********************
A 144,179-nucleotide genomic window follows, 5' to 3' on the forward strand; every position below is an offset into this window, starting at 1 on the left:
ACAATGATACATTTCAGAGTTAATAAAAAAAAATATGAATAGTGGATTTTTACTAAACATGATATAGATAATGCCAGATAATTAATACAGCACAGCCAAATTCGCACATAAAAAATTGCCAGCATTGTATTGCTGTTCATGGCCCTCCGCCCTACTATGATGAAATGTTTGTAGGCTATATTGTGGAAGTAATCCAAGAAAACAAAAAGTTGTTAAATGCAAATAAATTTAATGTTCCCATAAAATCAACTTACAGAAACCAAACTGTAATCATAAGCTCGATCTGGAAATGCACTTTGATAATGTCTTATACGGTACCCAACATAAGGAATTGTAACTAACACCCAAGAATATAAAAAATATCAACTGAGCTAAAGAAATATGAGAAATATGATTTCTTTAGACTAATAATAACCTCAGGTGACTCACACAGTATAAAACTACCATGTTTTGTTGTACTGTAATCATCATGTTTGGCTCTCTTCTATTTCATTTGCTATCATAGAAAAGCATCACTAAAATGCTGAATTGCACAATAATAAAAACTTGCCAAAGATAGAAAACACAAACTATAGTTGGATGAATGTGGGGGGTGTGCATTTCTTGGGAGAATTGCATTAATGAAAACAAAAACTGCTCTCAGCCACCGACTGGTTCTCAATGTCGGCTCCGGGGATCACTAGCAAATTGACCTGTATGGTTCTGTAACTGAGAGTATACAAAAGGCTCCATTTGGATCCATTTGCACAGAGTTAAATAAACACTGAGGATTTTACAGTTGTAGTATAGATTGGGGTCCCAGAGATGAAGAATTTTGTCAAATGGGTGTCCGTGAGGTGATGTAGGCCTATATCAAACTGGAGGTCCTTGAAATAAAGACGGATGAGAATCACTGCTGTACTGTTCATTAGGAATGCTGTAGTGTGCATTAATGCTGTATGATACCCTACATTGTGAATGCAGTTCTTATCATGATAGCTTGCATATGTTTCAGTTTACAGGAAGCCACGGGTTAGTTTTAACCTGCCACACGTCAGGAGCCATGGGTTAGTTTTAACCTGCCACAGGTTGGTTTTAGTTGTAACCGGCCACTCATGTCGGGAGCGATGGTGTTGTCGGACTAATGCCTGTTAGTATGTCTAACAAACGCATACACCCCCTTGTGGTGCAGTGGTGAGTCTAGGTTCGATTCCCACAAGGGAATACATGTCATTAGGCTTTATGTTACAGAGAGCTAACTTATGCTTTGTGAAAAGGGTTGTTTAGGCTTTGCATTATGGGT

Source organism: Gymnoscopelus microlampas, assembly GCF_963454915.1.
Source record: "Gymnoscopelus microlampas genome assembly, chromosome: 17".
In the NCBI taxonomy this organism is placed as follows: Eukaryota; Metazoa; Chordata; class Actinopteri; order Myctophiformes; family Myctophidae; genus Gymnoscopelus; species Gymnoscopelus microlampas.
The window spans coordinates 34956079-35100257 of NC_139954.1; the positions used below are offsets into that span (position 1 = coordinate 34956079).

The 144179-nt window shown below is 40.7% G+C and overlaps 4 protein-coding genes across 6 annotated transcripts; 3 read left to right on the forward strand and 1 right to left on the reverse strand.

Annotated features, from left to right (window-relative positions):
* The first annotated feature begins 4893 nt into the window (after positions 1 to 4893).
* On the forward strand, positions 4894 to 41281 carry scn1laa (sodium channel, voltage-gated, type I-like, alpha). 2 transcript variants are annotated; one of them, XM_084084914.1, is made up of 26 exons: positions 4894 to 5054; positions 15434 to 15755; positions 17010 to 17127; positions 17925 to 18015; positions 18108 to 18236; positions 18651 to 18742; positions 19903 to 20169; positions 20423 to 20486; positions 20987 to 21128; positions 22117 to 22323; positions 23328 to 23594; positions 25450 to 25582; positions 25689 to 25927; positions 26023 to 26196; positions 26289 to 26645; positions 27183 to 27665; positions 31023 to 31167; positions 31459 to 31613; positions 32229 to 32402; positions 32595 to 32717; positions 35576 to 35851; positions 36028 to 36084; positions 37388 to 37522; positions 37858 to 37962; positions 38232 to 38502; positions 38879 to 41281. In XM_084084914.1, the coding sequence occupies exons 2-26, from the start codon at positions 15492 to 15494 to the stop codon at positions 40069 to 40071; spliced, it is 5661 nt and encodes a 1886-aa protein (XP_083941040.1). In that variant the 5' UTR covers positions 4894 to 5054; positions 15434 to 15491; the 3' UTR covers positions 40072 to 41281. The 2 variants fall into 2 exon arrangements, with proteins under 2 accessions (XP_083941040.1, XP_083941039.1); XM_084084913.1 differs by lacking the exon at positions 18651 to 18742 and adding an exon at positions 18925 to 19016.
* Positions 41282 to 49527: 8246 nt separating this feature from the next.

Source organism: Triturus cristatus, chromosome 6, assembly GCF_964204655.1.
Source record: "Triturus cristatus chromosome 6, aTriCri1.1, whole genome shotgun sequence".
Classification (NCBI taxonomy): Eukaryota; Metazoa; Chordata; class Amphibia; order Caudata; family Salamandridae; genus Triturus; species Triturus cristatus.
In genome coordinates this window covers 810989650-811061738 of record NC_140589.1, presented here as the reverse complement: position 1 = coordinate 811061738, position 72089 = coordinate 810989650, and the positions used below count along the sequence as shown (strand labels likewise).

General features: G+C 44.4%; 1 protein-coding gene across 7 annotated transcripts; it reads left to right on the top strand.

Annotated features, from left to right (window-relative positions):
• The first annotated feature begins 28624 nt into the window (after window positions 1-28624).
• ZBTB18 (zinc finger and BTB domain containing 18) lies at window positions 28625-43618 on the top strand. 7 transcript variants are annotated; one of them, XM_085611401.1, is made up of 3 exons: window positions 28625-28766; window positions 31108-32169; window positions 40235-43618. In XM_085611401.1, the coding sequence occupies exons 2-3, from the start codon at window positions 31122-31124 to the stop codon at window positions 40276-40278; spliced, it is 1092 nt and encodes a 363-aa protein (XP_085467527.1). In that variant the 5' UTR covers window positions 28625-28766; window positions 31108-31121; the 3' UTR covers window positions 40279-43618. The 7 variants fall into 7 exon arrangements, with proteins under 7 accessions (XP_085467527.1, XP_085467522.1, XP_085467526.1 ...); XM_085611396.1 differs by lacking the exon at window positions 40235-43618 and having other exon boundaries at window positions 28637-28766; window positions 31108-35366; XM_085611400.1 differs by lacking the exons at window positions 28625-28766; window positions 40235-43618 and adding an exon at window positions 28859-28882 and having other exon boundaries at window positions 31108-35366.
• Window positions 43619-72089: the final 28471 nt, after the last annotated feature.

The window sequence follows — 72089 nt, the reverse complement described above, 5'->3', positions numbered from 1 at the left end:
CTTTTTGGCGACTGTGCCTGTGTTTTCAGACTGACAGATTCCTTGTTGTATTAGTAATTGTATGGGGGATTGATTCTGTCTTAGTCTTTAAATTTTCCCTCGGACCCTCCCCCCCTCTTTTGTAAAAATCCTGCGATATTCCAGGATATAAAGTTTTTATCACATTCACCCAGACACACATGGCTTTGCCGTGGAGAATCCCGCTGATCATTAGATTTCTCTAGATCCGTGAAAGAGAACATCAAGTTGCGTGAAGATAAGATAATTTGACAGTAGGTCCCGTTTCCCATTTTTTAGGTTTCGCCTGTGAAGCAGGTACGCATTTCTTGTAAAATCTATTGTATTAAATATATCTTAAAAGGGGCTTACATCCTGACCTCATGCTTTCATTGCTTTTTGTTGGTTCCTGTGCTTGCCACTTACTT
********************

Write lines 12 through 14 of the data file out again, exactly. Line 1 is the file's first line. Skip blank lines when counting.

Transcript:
Source organism: Triturus cristatus, chromosome 6, assembly GCF_964204655.1.
Source record: "Triturus cristatus chromosome 6, aTriCri1.1, whole genome shotgun sequence".
Classification (NCBI taxonomy): Eukaryota; Metazoa; Chordata; class Amphibia; order Caudata; family Salamandridae; genus Triturus; species Triturus cristatus.